“Who am I?” once asked a man who, after decades as the town’s best known and trusted haberdasher, had put away his buttons, glove leathers, and small trinkets, and taken his retirement in the countryside. After so long making a living of strings and zips and other notions, the man felt that if not the proprietor of the haberdashery, he was surely nobody at all.
One day, happening upon a stream, and pausing to take a rest, the man had a new thought. In the light of the sun, hearing the trickle of the water, he suddenly felt a peace fall over him as he gazed into the stream at his own reflection. Surely he had been a haberdasher, and before that apprentice to a masterdasher, and previous to then a student at one of the finest habercademies, and so on. However, these things could be said of many men. Haberdashers, mostly.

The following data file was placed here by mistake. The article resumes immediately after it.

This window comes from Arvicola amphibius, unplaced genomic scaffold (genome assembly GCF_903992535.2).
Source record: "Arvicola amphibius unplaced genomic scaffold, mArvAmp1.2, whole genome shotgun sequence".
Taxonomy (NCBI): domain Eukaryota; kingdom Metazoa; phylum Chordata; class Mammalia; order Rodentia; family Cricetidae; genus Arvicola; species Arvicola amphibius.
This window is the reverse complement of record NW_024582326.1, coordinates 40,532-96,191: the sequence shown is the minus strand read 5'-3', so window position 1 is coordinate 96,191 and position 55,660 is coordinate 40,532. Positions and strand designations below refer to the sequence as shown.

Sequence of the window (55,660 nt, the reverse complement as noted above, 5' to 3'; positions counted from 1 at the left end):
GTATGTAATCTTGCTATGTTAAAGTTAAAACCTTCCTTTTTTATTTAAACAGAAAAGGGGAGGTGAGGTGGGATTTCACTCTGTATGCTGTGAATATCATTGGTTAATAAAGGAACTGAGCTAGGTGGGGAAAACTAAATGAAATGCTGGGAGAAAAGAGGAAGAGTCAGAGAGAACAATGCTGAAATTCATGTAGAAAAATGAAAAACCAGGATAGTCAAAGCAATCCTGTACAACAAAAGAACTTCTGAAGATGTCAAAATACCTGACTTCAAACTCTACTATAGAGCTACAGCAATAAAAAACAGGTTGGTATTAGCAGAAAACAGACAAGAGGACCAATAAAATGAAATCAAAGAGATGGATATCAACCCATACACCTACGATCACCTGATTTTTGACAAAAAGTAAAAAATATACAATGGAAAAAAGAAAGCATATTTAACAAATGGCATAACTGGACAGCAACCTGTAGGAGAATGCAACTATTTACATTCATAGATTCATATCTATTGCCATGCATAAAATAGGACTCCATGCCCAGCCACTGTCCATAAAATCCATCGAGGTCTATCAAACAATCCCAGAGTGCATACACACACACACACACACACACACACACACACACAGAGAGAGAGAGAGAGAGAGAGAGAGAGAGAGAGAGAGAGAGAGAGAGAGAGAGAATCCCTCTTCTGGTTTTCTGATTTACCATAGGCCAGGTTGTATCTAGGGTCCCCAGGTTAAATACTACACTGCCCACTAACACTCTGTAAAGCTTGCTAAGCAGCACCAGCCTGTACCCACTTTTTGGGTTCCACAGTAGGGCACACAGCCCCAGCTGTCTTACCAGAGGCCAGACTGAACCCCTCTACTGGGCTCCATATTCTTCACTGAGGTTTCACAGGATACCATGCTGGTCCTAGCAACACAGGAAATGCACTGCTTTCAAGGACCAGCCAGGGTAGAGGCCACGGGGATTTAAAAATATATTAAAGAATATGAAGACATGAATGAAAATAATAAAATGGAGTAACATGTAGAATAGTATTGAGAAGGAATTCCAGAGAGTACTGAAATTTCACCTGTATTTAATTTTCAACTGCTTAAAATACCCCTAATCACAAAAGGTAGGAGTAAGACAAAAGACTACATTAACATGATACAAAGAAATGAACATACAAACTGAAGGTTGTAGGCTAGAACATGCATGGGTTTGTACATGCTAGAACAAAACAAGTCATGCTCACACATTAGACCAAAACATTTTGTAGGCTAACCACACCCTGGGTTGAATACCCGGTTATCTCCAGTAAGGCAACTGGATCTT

The man reflected in the stream was only himself, and while he might be like many others, there was only one him. The true person he was lived not in the haberdashery, but in his heart.
The person I am is not my job, my place, a hat I wear, or a band I like. These are all parts of me, but they come and go. Today I will look at my truest self, by pointing my eyes into my soul. Backward and down.